And from then on I developed it. I got help from Lisa for funding and I realised that I wanted it to be a women-led project. There are a couple of men that are regularly involved, but I wanted to bring this really strong female presence to it. The project before The Seer was called Moon Ra. I was obsessed with the moon. But I didn’t actually know what a moon ritual was. I’m very instinctual in everything I do, so I’m not very good at researching things. I just pulled things together. And I’ve drawn on personal stories. I knew of this girl in my class who’d lost her sight. And I started researching the connection between losing your sight and seeing into the future.

Gaining other powers by losing one of your senses?

CP: Yeah. There’s a connection. The prophet is often either blind or unable to speak. Because I’m more versed in classical Greek and Latin history, Cassandra was my reference point. I really loved her. The archetypal mad woman who also holds the truth.

It connected a lot to the end of the world, which is present in so many aspects of our culture – in films, in writing. In 2012 everyone was very excited about the Mayan calendar. People have always had this idea of their generation maybe being the last. These days, every conversation you hear on the radio is like ‘these are challenging times’. I think if you put it in perspective, humanity has thousands of years of thinking society is on the verge of collapse.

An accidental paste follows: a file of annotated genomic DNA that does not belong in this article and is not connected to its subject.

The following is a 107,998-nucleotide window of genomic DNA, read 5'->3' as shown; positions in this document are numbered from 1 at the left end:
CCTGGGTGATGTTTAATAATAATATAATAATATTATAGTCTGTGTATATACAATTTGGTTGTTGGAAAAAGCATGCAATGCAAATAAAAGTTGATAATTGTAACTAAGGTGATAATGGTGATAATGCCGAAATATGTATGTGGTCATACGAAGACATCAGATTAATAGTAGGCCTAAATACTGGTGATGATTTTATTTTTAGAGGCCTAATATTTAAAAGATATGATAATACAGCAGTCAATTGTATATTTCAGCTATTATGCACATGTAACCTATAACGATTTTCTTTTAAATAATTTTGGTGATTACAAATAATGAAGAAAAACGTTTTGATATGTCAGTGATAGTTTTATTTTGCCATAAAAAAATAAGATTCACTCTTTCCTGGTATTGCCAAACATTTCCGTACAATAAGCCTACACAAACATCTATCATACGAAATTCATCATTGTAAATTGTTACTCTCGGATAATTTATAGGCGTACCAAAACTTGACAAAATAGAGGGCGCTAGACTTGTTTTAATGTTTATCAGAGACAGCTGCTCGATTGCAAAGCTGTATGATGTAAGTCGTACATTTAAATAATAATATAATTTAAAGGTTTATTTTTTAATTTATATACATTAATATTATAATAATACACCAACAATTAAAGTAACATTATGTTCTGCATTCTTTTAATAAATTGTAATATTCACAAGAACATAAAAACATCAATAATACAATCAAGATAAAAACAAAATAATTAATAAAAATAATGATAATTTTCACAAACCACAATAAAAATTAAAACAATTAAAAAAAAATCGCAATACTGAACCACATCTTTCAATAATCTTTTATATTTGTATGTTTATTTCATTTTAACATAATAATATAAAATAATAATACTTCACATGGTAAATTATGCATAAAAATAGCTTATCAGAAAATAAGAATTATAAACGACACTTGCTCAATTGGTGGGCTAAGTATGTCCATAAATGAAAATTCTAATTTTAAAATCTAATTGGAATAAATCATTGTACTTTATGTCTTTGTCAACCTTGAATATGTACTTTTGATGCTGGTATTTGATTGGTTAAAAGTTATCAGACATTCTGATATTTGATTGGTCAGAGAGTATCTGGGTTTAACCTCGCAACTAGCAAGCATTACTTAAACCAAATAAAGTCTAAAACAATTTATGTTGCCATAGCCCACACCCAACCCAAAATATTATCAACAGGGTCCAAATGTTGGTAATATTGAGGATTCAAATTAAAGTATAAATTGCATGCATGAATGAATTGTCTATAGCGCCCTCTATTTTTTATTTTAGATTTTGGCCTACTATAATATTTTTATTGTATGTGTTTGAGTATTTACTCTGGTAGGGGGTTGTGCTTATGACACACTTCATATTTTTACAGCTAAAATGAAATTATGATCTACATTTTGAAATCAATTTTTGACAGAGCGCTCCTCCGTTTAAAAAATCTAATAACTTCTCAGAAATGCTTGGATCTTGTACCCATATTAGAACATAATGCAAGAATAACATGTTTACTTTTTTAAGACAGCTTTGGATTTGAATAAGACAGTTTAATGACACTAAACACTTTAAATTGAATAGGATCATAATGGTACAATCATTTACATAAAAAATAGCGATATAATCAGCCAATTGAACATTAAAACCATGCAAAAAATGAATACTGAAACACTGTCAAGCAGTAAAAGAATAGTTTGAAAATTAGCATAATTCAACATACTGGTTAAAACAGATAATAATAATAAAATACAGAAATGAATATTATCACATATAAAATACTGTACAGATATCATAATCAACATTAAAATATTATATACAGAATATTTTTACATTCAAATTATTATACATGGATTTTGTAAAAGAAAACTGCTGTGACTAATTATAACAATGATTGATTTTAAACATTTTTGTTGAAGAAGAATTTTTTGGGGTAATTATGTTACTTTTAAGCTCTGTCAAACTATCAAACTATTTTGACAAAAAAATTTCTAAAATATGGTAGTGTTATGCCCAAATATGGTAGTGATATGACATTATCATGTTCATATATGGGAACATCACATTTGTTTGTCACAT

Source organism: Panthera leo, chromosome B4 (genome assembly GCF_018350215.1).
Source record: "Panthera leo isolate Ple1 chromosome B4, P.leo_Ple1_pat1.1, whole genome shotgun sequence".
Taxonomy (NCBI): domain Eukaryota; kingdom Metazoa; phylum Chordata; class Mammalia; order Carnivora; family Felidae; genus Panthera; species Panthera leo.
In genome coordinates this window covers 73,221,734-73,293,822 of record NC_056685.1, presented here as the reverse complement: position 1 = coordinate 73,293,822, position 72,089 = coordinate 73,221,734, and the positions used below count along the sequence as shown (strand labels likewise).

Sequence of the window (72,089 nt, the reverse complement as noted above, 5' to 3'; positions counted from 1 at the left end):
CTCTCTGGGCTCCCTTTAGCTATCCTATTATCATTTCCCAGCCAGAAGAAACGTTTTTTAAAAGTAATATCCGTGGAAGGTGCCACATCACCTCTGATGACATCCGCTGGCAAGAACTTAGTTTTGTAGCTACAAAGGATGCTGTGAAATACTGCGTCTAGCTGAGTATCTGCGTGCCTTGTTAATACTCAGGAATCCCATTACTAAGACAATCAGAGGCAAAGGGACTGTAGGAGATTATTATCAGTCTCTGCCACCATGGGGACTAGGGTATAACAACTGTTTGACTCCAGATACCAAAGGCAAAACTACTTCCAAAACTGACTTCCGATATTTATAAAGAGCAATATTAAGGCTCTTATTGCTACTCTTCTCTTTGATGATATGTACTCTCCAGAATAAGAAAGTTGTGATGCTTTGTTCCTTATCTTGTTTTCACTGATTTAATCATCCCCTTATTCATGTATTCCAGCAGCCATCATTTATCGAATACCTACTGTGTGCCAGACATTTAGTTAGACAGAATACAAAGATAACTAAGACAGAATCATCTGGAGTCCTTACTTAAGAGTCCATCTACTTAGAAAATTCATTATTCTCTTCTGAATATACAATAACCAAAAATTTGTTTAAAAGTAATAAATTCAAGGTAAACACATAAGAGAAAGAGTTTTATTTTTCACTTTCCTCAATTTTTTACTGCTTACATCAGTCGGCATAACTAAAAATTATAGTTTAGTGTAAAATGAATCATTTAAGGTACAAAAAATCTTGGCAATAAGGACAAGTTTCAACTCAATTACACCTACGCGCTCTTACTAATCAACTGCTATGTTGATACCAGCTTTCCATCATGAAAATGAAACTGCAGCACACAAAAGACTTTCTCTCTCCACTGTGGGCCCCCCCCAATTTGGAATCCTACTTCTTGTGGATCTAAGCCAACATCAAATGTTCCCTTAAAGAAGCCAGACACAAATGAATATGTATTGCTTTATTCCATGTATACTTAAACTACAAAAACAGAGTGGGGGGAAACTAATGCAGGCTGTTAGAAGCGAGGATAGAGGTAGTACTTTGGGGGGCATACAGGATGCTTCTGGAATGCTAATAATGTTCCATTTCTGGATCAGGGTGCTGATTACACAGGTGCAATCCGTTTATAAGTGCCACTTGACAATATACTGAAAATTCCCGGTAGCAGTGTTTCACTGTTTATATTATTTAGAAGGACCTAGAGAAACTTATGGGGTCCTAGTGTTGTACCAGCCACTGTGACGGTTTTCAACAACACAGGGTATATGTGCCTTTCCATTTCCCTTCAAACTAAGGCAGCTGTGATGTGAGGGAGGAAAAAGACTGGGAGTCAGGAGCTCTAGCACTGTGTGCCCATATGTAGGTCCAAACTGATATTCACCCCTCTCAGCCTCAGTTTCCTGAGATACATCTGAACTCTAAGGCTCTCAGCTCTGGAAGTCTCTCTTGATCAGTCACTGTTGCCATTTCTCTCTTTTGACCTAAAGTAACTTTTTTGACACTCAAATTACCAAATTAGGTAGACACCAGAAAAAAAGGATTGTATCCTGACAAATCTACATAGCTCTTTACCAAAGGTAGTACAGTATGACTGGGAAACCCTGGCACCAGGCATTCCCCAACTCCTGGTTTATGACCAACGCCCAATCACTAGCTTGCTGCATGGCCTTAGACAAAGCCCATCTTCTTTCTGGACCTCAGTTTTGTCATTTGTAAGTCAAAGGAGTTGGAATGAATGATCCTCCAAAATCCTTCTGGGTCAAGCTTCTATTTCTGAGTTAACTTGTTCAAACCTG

Going back one step, you talked about feeling part of an underground, DIY type of scene. You were mentioned in a BBC radio series about ‘New Weird Britain’ and I wondered if that description resonated with you?

CP: I love what’s happening at the moment. I’m also a little bit protective of it, because it feels like some sort of secret. When I go out in London these days, I’m either playing a gig or being part of a gig. I feel like I’m in disguise a lot of the time. I know people have their normal lives and I’ve got this secret life that not everybody’s aware of.

At the moment, I’m working with UKAEA. We played at Supernormal and a lot of people started connecting the two projects. When I heard what they were doing, I fell in love and the first reaction was, ‘Let’s do something together.’ They’ve become family to me over the last six months.

You’re also playing with a band called White Horse Of The Sun. Could you describe your involvement with that project?